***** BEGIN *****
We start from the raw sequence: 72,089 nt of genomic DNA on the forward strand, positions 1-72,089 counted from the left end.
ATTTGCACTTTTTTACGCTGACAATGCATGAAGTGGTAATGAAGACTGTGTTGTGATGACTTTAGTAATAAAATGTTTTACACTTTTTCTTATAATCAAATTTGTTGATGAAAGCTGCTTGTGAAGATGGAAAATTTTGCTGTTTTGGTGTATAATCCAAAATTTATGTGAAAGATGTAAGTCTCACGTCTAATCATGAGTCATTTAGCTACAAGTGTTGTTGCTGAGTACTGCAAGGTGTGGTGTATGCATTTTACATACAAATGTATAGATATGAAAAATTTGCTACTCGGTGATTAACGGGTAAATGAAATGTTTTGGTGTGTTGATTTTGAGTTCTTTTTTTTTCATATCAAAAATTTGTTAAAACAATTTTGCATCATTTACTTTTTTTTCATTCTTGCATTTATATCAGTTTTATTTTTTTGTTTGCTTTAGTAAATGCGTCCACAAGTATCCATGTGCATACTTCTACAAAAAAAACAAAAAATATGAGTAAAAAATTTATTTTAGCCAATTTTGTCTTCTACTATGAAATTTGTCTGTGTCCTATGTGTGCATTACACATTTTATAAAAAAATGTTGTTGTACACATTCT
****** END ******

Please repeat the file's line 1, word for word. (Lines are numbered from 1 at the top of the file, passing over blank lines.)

We start from the raw sequence: 72,089 nt of genomic DNA on the forward strand, positions 1-72,089 counted from the left end.